This week has been a true eye opener for me. My husband and I and our photographer friend, Paolo Ruiz, had the wonderful privilege of working closely with OXFAM Philippines and OXFAM Global this week. When we signed up as volunteers, we really didn’t know what we would be able to contribute. I had zero experience with on-the-ground volunteer work, we weren’t doctors, nurses, or aid workers, we were just three able bodied people who just wanted to help. They took us in and welcomed us openly. We stood witness to the work of OXFAM volunteers in both Manila and Cebu and I would love to take this time to honor these silent heroes.
Were they stressed? YES. Tired? YES. Lacking in sleep and showers? YES. But were they angry, bitter, resentful? No, No, NO. They didn’t have all the answers but that did not stop them from researching, planning, prepping for plan A, plan B, until plan Z. Every corner of the conference room was covered in manila paper etched with sketches, maps, to do lists, names, numbers, and other figures. The responsibilities were clearly distributed and carefully implemented. Suggestions and proposals were reviewed over and over again, the heads thoroughly studying every little detail but still with a great sense of urgency.
They stood strong with their non-negotiables, planting their principles firmly on the ground in every decision they made. But at the same time, they also dealt with external factors with a healthy amount of flexibility. They understood that not all things turn out as planned (especially in emergency cases like this) and one must be quick to act on these hurdles and hitches without veering away from your objectives. Flights get cancelled, deliveries come in late, communication lines get interrupted, roads rerouted, permits get rejected, and not to mention all the red flags and security risks—they were faced with a lot of stressful issues and roadblocks but they continued to push harder, determined to find concrete solutions.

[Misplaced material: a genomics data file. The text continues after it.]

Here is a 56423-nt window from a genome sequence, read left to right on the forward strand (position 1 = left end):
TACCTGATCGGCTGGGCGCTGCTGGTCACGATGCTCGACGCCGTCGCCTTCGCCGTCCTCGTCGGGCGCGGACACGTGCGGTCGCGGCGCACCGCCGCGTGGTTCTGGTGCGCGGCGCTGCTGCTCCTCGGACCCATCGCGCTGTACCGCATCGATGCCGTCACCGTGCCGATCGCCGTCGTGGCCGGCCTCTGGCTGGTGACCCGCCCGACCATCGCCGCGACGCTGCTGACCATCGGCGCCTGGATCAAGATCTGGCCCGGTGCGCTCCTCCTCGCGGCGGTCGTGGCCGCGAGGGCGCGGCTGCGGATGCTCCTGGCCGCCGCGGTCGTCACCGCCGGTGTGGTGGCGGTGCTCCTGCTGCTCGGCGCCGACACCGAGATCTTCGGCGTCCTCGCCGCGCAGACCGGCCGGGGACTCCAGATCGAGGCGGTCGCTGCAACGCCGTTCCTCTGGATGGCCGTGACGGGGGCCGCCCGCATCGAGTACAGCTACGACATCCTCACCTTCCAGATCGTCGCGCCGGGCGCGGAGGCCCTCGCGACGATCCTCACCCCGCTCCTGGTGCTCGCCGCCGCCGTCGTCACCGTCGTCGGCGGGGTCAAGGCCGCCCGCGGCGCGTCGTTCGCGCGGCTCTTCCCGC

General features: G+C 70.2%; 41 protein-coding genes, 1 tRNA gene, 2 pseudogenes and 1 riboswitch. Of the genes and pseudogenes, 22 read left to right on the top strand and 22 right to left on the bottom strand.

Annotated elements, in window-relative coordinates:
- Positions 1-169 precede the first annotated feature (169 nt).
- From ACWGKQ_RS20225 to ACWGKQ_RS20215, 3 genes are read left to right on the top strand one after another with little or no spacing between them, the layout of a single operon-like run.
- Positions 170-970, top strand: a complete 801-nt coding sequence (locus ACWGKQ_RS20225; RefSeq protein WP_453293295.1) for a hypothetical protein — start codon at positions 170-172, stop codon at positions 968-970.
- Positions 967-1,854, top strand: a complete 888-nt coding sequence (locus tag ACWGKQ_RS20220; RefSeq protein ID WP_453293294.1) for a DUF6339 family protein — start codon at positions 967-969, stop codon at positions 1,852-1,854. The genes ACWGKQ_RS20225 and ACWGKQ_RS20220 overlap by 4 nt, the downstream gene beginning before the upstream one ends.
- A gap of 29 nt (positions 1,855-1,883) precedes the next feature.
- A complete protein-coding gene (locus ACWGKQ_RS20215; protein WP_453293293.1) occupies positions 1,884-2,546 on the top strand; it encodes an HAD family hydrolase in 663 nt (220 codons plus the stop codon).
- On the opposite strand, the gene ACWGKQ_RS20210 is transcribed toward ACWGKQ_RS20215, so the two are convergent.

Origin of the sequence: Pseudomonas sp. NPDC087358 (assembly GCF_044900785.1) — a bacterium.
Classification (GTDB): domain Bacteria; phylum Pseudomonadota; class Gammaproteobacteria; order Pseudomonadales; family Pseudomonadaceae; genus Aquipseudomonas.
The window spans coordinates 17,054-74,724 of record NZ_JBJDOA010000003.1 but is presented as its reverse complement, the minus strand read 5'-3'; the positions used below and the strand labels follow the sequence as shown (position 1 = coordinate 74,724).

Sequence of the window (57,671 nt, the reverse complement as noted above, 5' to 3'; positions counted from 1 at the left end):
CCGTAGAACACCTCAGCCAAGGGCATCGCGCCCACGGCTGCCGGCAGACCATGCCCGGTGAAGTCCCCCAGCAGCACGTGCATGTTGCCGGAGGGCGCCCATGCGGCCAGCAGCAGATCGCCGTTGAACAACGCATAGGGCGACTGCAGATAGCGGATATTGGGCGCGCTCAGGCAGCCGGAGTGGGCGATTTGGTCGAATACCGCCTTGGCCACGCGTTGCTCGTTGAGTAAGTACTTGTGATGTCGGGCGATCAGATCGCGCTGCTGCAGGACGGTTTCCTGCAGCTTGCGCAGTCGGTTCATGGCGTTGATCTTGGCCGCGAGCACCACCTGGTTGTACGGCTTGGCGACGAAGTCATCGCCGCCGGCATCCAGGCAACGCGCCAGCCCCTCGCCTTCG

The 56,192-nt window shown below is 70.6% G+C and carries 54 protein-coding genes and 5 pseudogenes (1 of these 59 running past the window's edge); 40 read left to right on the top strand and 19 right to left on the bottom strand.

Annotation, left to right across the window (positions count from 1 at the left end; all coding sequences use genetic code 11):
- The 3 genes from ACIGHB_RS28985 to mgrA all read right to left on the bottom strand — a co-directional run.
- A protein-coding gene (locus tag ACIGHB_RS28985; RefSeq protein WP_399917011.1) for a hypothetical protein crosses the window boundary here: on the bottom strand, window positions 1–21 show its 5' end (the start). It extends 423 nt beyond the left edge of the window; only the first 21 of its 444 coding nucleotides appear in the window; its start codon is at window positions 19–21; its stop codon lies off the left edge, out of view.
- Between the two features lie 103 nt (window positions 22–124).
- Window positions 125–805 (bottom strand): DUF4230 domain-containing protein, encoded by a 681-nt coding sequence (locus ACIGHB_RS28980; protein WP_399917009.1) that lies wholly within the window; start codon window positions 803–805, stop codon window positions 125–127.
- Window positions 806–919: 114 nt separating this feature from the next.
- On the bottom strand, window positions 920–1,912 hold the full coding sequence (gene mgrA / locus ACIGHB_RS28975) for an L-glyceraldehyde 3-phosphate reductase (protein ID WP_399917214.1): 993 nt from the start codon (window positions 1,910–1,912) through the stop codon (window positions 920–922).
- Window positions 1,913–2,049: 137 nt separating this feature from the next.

Each and every person was busy working on their respective tasks however it didn’t feel like they were working like heartless robots. They exchanged stories with one another about their difficult (but also triumphant) missions in the past: in Haiti, in Africa, in Myanmar, etc. They smiled, they looked at the person in the face to say a proper “HELLO, How are you doing today? Feel free to get some coffee over there”. They acknowledged each other’s presence with warmth and genuine appreciation. But at the same time, their productivity level never waned. They didn’t waste their time in idle chit chat or gossip, they kept their focus and kept things moving.
Each person’s role was valued and the chain of command worked very efficiently. I don’t really know how else to explain it but I feel that when you trust the system, when you believe in the work that you do and respect the people you’re working with, then it will show in your input and output. And of course, it all boils down to having a genuine HEART TO SERVE. It was their selflessness that caused them to heed this very special life calling and it takes an even bigger amount of selflessness to actually stick to the program and commit to this kind of advocacy.
As you say your prayers at night for the survivors of Yolanda, please also say a prayer for the real life warriors out there—the relief workers and volunteers who are actually on the ground. May the good Lord bless you and your families. Thank you, Thank you, Thank you.